Pay for Success
Harnessing Private Finance to Solve Public Problems
"Pay for Success" is a means of obtaining financing allowing a government agency to pay for programs where returns to investors are based on the success of those programs, measured by quantifiable metrics. The way it works is that a private financing organization (e.g. an investment bank), through a newly formed intermediary organization, enters into an agreement with a federal, state or local government agency to fund a public service program that has measurable metrics that can be used to define its success (e.g., recidivism rates). These metrics are typically causally related to budgetary results (i.e., lower recidivism rates result in lower prison construction and operation costs).
The financing organization works with philanthropic and other private investors to raise the working capital necessary to fund the intermediary organization which is responsible for financing the program. If the program goes on to achieve certain success milestones set forth in the agreement (as determined by an independent third-party auditor), the government agency agrees to pay the intermediary organization back its initial investment and a return based on the degree of success achieved. If, however, the program does not reach the defined success milestones, the government agency pays nothing and the investors lose their investment.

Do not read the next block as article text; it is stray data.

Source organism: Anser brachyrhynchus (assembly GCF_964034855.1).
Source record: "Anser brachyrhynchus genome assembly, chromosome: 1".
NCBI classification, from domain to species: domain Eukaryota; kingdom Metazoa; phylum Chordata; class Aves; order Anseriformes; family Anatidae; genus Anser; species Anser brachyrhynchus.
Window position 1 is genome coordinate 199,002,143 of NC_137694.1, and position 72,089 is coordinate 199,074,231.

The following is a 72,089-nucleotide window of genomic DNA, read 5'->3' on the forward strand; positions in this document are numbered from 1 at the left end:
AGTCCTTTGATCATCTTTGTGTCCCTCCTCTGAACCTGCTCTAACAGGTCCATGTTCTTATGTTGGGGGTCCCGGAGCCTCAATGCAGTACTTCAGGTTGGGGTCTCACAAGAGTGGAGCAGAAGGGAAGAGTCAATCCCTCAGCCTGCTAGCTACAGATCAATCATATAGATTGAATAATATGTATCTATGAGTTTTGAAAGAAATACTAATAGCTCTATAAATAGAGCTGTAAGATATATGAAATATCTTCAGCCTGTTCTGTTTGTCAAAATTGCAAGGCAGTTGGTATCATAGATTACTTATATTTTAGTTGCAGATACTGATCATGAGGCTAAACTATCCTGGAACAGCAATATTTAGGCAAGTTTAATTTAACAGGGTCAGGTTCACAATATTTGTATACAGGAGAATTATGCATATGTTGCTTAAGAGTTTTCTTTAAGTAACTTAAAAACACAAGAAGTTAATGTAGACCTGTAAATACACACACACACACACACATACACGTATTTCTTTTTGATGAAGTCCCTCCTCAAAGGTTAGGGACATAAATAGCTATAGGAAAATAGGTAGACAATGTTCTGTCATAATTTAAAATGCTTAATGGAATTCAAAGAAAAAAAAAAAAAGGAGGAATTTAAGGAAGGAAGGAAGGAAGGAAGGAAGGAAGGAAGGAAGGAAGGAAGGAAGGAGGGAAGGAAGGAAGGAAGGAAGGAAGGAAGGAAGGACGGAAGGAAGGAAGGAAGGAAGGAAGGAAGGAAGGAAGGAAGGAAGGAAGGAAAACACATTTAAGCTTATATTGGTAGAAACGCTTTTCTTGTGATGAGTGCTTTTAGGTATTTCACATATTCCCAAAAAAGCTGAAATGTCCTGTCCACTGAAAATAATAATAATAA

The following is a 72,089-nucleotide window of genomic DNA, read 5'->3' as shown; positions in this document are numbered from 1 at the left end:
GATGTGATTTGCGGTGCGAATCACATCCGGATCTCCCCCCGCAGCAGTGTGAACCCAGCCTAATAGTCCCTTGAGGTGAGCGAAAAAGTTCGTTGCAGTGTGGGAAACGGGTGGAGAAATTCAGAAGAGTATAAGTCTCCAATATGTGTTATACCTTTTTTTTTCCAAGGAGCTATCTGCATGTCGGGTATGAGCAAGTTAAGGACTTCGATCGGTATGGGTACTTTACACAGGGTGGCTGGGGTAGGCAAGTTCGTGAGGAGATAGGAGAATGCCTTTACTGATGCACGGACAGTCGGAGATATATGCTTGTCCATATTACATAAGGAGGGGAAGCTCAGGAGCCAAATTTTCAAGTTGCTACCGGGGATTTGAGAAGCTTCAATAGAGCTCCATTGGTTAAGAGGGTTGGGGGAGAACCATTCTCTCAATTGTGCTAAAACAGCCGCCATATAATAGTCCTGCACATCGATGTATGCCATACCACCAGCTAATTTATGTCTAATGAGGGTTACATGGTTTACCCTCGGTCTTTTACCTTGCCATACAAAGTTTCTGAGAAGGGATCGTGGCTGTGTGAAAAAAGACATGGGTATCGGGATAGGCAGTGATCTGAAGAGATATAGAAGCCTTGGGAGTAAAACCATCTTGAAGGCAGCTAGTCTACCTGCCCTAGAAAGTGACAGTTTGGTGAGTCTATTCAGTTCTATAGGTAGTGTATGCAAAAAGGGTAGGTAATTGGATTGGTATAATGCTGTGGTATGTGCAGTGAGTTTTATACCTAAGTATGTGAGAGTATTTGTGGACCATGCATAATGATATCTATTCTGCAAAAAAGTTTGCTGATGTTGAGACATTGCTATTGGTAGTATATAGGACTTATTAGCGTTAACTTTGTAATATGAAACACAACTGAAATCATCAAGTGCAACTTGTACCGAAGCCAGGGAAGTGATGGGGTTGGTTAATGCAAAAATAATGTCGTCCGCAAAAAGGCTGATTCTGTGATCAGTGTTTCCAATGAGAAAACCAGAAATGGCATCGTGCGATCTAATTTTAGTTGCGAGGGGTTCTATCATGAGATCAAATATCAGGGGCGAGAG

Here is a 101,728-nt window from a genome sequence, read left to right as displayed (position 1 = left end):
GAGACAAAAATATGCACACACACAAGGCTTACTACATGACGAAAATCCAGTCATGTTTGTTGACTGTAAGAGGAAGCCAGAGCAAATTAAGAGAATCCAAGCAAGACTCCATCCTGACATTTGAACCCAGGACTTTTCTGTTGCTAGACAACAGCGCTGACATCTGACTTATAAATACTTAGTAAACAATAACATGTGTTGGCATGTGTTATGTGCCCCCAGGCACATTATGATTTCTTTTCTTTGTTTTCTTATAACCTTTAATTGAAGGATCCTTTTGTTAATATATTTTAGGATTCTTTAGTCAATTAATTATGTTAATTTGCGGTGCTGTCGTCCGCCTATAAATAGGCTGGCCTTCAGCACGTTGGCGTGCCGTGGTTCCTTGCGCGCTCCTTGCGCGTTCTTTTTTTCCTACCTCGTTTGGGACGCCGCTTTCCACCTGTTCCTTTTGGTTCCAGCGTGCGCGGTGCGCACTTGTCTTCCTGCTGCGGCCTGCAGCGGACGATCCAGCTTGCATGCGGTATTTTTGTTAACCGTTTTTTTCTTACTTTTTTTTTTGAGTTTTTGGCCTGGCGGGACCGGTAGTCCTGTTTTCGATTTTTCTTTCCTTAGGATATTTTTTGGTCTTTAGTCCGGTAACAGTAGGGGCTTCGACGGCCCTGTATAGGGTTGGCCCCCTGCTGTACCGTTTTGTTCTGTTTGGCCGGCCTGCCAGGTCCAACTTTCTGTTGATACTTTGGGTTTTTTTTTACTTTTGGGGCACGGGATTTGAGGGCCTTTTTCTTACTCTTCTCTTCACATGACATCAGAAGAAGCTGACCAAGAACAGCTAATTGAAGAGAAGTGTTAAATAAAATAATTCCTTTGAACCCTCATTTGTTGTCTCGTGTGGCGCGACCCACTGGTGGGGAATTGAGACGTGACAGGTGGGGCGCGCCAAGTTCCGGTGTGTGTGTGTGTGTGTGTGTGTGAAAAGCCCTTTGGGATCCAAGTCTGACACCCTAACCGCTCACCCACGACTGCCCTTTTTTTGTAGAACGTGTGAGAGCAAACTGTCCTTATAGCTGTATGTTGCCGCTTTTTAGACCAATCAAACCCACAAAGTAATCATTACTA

"Pay for Success" aligns the interests of governments, investors, and non-profit service providers by providing a mechanism for piloting or expanding social programs, while also shielding the government from financial risk. Specifically, successful programs direct investments to prevention services as opposed to costly remedial programs, thereby reducing demand for expensive safety-net services. "Pay for Success" reward service providers who create effective programs and enable them to scale up when they show success.
Can Pay for Success Work in Georgia?
The Pay for Success Project is a detailed Georgia-specific assessment of this new method of obtaining funding for social benefits projects. Lead pro bono law firm, DLA Piper (USA), will complete its analysis of the legal viability of this financing mechanism in Georgia and will identify any statutory or policy changes that would be necessary for Pay for Success to be used in the state. The firm will also work with Georgia Appleseed and other stakeholders to identify candidate projects that could be used for the Pay for Success pilot or demonstration initiatives.
Georgia Appleseed is seeking funding for a research grant that will underwrite a detailed research assessment of Pay for Success and other social enterprise funding mechanisms by a respected Georgia-based academic institution.